If you told me back in January that FedEx (NYSE:FDX) would be up nearly 11% for all of 2012, I would have been happy with that. But that’s how much my pick in the Ten Best Stocks for 2012 contest has gained just through mid-March. And that includes a nearly 3.5% drop on March 22 after the company gave earnings guidance that disappointed investors.
I still like FedEx. I am not worried that the company is being prudent and issuing a forecast that isn’t as strong as many had hoped. FedEx, like many other cyclical stocks in the market this year, might have gotten ahead of itself. The economy is improving. But anyone holding onto the naïve hope that we are in for one of those V-shaped, hockey-stick or whatever other kind of shape recovery that involves GDP growing at — to quote Dark Helmet in Spaceballs — “ludicrous speed” is deluding themselves.
FedEx should, however, still benefit from slow and steady rises in consumer spending this year. The company did have a great holiday quarter, after all, with revenue up 9% in its fiscal third quarter (ended in February 2012) from a year ago.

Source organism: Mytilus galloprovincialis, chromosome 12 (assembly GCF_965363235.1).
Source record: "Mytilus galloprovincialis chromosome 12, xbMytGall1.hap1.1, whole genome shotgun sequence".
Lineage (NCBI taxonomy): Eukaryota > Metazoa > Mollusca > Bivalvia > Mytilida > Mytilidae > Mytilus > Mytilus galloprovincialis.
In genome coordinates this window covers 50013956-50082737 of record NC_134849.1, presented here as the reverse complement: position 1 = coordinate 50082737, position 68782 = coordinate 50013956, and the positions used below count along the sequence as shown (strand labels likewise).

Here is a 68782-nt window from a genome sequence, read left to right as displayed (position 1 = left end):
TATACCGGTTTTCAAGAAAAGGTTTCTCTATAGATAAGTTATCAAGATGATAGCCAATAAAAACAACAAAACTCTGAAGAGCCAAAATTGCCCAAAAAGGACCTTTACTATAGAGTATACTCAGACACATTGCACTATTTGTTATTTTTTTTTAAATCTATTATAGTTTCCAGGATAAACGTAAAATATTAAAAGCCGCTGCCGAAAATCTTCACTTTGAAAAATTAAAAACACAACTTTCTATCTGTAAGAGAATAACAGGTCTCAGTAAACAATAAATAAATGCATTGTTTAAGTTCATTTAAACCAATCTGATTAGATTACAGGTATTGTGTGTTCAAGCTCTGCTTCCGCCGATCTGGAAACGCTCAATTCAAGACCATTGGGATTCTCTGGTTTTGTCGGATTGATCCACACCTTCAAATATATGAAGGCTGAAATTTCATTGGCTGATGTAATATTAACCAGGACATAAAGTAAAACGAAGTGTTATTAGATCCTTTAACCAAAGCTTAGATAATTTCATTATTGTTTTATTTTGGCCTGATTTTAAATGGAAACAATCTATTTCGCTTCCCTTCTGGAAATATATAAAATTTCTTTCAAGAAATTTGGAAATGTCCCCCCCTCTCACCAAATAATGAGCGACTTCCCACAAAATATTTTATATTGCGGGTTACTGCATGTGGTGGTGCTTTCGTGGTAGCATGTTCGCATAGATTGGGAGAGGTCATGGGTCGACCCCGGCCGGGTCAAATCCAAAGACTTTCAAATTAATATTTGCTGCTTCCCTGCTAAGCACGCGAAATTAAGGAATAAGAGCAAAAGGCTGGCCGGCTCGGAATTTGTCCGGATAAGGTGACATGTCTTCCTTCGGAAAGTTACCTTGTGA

Sure, there are some risks with this stock. If fuel prices keep climbing, those extra expenses could eat heavily into FedEx’s profits. And UPS’ (NYSE:UPS) recent acquisition of Dutch shipping company TNT Express might make it tougher for FedEx in Europe. But at the same time, the elimination of one major global shipping company — you’re really now left with just Big Brown, FedEx and DHL — actually could boost pricing power for the survivors. So the TNT deal might not explode (couldn’t resist) in FedEx’s face.
Finally, FedEx still is a relative bargain, even after factoring in the stock’s rise this year. Shares trade at 14.5 times fiscal 2012 earnings estimates and profits are expected to increase by 29% this year. Longer-term, FedEx’s earnings are forecast to rise by about 14% annually, on average, for the next few years. That’s a touch higher than UPS’ projected growth rate. Yet UPS trades at about 19 times 2012 earnings forecasts.
I am not sure why Big Brown deserves that much of a premium to FedEx.
The opinions expressed in this commentary are solely those of Paul R. La Monica. Other than Time Warner, the parent of CNNMoney, and Abbott Laboratories, La Monica does not own positions in any individual stocks.